Peter Pišťanek

Peter Pišťanek (1960)
Peter Pišťanek

The writer who paved the path, to much acclaim of his readership, of an innovative approach to the art of fiction. Formerly a manual worker, after 1989 career in advertising business, currently editor-in-chief of the inZine Internet magazine. Lives in Devínska Nová Ves, a half-suburb, half-countryside near Bratislava that has become the major source of his fiction. First published in late 1980s in Slovenské pohľady.

His book, the novel Rivers of Babylon (1991) received rave reviews by his readers and critics alike. Using a highly expressive language and a plethora of different styles, the book describes the Bratislava underworld populated by diverse gangsters, petty thieves and prostitutes – an environment scarcely portrayed in Slovak literature before.

Their only ambition is to make their lives as much pleasant as possible, a goal involving cheating, taking advantage of and ruining the lives of others. Somewhere in the backstage of these activities, the revolutionary change of 1989 is taking shape.

Detached and laconic, though accurately capturing the state of affairs, Pišťanek emphasizes his straightforward narrative and action-packed pacing of his book. Young Dônč (Mladý Dônč, 1993) is a volume of three novellas – Debutant, Mladý Dônč and Muzika. Mladý Dônč portrays the black and bizarre comedy of the decaying Dônč family, due to their alcoholism, and, more importantly, its concomitants – total ignorance and no interest in anything outside of the territory of their house. Despite its grotesqueness, the novella Muzika provides a penetrating sociological probe into the life during Socialist normalization of the 1970s. A pulp-fiction-styled sequel to his first novel appeared as Rivers of Babylon 2 or Wooden Village (Rivers of Babylon 2 alebo Drevená dedina, 1994), followed by a volume of short stories Axing and Knifing (Sekerou a nožom, 1999, with Dušan Taragel), volumes of micro-stories Tales on Vlado (Skazky o Vladovi, 1995) and New Tales on Vlado (Nové skazky o Vladovi, 1998) and the final part of the trilogy Rivers of Babylon 3: Fredy’s Demise (Rivers of Babylon 3: Fredyho koniec, 1999).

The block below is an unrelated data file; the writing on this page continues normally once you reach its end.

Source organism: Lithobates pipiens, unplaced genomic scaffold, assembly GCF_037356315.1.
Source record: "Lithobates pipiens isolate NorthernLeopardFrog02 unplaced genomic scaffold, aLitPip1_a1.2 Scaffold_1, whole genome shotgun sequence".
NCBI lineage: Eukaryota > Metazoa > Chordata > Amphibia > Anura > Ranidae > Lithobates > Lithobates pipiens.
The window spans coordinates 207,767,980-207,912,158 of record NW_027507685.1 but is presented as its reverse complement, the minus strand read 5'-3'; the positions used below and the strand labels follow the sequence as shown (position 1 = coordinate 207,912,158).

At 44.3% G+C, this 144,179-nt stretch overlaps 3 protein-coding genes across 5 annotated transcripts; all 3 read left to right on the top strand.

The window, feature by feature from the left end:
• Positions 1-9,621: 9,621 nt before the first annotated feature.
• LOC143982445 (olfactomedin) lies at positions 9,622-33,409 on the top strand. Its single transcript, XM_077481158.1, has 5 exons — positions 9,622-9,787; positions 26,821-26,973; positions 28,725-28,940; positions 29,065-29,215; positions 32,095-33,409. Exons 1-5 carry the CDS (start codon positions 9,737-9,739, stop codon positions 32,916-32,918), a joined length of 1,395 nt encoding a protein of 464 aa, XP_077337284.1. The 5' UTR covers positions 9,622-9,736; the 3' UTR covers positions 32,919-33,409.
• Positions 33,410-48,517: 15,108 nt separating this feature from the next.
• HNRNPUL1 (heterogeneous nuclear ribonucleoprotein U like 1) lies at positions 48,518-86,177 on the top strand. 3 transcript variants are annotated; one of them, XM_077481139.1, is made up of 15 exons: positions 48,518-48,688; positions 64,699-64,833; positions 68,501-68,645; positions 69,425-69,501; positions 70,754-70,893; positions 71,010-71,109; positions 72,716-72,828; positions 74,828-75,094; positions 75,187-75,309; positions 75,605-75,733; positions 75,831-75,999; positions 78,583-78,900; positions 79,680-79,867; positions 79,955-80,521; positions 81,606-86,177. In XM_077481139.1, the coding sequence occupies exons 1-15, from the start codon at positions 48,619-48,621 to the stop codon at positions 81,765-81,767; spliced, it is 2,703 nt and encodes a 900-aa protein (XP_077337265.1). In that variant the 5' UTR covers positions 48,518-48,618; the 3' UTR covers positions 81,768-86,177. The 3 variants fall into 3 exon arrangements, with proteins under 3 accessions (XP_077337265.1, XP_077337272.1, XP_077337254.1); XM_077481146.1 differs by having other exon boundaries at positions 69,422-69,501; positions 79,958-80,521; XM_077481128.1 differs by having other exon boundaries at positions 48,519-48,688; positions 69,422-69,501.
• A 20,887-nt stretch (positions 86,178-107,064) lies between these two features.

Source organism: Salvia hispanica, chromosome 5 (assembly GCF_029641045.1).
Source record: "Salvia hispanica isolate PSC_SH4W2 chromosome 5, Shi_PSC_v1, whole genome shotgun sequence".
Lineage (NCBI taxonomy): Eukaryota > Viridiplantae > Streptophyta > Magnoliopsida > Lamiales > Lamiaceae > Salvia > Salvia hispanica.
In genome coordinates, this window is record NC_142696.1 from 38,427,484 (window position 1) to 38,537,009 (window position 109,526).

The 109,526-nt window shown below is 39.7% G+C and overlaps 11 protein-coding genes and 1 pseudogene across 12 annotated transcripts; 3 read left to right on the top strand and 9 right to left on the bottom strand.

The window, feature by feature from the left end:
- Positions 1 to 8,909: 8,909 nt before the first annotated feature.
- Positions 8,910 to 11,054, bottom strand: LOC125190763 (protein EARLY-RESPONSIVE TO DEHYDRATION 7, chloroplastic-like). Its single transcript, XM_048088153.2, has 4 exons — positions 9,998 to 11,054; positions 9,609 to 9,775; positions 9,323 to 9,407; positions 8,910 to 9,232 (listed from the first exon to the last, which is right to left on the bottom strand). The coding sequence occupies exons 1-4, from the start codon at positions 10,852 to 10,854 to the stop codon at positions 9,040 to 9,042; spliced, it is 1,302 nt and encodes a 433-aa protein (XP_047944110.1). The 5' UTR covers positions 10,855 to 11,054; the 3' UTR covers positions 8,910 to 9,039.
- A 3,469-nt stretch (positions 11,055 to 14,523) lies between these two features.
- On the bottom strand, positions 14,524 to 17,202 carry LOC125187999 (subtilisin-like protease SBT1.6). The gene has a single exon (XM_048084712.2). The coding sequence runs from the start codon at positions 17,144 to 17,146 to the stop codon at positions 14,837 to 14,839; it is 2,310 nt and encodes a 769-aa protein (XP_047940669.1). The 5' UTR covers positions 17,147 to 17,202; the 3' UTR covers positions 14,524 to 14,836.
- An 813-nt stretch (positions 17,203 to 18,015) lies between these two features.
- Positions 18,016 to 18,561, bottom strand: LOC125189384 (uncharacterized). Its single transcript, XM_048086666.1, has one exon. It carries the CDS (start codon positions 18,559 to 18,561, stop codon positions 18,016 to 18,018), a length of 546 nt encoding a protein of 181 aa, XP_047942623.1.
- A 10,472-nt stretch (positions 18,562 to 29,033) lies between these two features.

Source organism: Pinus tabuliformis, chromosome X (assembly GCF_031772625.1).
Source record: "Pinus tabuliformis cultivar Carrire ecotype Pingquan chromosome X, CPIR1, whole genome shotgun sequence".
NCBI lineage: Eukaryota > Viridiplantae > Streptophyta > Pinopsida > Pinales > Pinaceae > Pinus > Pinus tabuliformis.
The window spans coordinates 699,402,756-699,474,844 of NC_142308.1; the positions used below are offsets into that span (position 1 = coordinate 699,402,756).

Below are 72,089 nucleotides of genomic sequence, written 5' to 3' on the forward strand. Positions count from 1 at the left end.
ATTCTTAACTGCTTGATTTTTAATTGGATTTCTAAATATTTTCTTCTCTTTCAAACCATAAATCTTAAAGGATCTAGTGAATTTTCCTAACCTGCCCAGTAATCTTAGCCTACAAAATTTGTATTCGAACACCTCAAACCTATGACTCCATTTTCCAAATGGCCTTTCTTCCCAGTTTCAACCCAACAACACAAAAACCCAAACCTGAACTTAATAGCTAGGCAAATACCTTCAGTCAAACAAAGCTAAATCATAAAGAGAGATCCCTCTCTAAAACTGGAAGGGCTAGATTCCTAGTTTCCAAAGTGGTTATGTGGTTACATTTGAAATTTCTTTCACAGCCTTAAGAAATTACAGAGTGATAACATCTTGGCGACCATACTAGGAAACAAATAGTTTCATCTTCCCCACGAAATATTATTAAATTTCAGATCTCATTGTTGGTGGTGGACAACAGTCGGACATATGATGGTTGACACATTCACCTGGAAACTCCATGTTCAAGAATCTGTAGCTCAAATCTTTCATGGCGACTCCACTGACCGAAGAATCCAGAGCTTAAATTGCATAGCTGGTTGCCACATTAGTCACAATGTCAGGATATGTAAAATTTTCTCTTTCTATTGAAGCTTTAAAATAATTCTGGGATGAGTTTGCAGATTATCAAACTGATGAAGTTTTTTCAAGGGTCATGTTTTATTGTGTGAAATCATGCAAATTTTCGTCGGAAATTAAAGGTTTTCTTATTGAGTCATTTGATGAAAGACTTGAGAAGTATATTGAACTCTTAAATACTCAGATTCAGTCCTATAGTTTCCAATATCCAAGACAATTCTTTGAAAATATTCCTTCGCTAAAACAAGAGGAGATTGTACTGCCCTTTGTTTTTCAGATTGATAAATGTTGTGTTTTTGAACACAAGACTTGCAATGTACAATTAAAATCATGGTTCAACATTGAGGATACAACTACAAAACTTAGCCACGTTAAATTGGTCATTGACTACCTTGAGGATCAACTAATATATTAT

Co-author (with D. Taragel, among others) of the representative publication Roger Krowiak (2003). The same year saw his Recipes from the Family Archive or All I Ever Knew I Learned From My Grandpa (Recepty z rodinného archívu alebo Všetko, čo viem, ma naučil môj dedo). In the company of Grandpa Pišťanek, we travel throughout the entire past century. The atmosphere of the time, ever present in every line of the book, is much more powerful than in the history books. Above all, Pišťanek’s Recipes make a very good and agreeable reading. Each recipe is introduced by a story, or, at least an intriguing circumstance surrounding its birth or discovery. The author‘s style is at its utter plain, narrating his culinary tales simply, with humor and good-hearted irony. Another book is a selection of his public writings entitled Tractor-drivers and Buggers (Traktoristi a buzeranti, 2003). The articles, editorials, letters, memories, reviews and interviews and other journalistic short pieces air his highly original and unique views on both petty and substantial things of daily existence, and are written in his brilliant signature style. An interesting publication about the noseitching Cognac cellars entitled The Wine’s Living Fire (Živý oheň z vína, 2006) is the writer’s latest contribution to the collection of innovative cookbooks. A witty and riveting account of this powerful and delightful liquid is informative on the history of Cognac, its tasting, superstitions and personalities who have made this liquor so famous and unique.

© University of Wales, Aberystwyth 2002-2009       home  |  e-mail us  |  back to top
site by CHL